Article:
MH17: Australia asks Russia to hand over three who downed airliner

By November 19, 2022News, World News

Australia has called on Russia to extradite three men found guilty of downing a Malaysia Airlines plane over Ukraine with 298 people on board.
Two Russians and a Ukrainian have been sentenced to life by a Dutch court but are thought to be in Russia.
"We call on Russia to surrender those convicted, so they may face the court sentence for their heinous crime," said Foreign Minister Penny Wong.
Russia condemned the verdict as scandalous and politically motivated.
It is extremely unlikely that the three men will be handed over to face justice.
More than eight years after flight MH17 was shot down by a Russian-made missile over eastern Ukraine, the court concluded on Thursday that the missile had been fired deliberately to bring down a plane, even if the target had been a military aircraft rather than a civilian airliner.
The two Russians, Igor Girkin and Sergei Dubinsky, and Ukrainian Leonid Kharchenko, were all senior figures in the so-called Donetsk People's Republic (DPR), set up by so-called separatists when war broke out in eastern Ukraine months before MH17 was brought down.
The court found that Russia had overall control over the DPR and that there was ample evidence of contact with Moscow before and after the attack.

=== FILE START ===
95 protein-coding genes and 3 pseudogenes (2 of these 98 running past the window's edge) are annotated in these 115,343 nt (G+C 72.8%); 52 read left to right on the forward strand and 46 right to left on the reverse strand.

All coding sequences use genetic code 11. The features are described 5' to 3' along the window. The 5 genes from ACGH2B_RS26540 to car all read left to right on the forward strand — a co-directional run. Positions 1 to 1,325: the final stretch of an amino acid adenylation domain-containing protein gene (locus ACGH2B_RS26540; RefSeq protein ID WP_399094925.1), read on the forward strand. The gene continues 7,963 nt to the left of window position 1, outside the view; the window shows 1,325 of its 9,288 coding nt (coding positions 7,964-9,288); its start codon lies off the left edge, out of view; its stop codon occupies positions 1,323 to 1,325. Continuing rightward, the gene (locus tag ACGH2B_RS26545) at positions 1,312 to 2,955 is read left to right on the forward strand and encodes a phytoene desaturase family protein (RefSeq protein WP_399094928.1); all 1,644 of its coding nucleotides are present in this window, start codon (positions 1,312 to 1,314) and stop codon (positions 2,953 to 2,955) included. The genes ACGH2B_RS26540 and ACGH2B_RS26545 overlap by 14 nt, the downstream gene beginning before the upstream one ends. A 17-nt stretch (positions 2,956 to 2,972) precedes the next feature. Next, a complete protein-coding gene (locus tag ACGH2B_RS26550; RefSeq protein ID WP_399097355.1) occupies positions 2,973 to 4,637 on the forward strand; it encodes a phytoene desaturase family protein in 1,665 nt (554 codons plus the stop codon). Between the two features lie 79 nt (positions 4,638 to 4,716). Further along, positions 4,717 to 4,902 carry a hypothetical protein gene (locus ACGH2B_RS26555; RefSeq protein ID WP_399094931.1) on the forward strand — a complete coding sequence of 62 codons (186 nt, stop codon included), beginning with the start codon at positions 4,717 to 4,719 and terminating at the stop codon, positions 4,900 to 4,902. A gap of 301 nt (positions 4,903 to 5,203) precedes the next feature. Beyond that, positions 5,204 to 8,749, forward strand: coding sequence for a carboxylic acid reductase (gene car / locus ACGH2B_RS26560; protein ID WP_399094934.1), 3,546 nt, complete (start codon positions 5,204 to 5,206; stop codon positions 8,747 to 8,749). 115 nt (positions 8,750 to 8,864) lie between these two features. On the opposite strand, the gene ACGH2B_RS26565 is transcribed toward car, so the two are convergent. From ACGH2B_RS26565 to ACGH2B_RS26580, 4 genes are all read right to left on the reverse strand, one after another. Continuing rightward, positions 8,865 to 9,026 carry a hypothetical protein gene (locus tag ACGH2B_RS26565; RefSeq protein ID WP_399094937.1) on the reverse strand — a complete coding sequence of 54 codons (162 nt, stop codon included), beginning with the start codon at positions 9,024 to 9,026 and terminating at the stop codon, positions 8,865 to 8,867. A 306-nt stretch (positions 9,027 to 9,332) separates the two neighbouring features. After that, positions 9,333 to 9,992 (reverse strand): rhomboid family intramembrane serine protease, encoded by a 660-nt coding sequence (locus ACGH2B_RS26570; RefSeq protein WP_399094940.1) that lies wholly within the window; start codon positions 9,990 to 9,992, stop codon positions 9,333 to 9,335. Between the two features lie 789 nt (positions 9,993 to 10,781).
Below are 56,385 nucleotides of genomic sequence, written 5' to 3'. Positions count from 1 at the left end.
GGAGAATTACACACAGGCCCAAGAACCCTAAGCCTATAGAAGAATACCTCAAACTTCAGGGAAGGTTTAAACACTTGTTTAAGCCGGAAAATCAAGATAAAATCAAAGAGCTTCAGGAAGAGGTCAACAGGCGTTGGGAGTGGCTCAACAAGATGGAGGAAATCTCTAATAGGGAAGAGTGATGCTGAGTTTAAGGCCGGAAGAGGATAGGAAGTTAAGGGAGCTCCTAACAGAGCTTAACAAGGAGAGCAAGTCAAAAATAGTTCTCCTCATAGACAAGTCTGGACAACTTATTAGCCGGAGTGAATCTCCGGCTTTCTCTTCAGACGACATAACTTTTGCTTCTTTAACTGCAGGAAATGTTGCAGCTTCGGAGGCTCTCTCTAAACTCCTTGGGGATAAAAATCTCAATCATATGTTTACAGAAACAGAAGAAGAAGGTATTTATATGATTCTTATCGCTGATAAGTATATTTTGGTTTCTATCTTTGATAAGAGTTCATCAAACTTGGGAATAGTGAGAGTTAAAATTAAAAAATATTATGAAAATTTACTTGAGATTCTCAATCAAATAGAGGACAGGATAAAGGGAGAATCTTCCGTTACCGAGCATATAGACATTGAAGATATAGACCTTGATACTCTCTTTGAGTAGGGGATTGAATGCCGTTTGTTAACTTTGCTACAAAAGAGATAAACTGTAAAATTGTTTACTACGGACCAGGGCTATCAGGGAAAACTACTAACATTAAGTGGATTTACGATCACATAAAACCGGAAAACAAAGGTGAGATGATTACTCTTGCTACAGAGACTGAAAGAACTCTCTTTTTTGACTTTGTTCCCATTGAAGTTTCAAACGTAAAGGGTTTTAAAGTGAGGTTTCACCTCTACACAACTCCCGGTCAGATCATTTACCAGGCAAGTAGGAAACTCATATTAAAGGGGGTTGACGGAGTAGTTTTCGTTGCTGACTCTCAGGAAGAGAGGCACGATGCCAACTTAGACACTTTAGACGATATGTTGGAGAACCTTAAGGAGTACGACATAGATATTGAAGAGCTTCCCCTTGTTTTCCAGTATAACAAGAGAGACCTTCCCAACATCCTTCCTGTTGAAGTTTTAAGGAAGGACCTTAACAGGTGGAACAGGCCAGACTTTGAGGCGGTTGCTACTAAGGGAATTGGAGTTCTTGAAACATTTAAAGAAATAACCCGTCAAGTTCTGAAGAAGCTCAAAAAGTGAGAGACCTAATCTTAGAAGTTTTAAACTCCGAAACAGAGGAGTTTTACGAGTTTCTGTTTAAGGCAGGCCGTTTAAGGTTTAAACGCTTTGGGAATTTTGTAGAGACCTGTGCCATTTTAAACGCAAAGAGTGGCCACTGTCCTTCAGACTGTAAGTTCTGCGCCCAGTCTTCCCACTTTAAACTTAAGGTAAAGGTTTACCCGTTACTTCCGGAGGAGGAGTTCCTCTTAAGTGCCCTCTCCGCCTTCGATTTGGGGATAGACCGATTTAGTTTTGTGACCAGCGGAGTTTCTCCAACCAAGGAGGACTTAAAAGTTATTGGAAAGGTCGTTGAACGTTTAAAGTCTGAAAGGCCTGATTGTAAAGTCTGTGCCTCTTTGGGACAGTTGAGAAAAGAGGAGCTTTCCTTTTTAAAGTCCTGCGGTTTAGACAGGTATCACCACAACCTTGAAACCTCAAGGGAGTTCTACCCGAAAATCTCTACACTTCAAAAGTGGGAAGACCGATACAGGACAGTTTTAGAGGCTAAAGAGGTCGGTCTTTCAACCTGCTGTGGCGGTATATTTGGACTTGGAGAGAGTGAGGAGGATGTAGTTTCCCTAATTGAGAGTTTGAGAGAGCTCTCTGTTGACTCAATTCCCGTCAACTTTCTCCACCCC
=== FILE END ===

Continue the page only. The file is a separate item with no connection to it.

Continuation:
All three were found guilty in absentia of mass murder and bringing down the plane. A fourth man who had legal representation at the trial, Oleg Pulatov, was cleared of all charges.
Of the 298 passengers and crew, 196 were Dutch while many of the other passengers came from Malaysia, Australia, the UK, Belgium and other countries.
Visibly moved, the Australian foreign minister told reporters that the Dutch court had delivered justice and truth for everyone on board, including 38 Australians, as well as for their families.
"I've been on that flight, and so have many Australians, and that these people could decide to down a civilian aircraft… with children on it is beyond words," said Ms Wong.
Ria van der Steen, who lost her father and stepmother in the attack, said that after more than eight years there was justice for the victims and their relatives: "I'm glad Russia has not succeeded in claiming complete innocence over and over again with manipulated evidence."
However, the Australian plea for Russia to extradite the three men is likely to go unheeded in Moscow.
The Russian foreign ministry has denounced both the trial and the verdict as "based on a political order to reinforce the version promoted by The Hague" as well as by international investigators about Russia's involvement in the attack.
"The trial in the Netherlands has every chance of becoming one of the most scandalous in the history of legal proceedings with its extensive list of oddities, inconsistencies and dubious arguments of the prosecution, which nonetheless formed the basis of the verdict," said a statement on the foreign ministry's website.
In the years after the attack, a joint international investigation pieced together what happened in the skies over eastern Ukraine, shipping back to the Netherlands the scraps of wreckage of the plane so they could establish how it was shot down.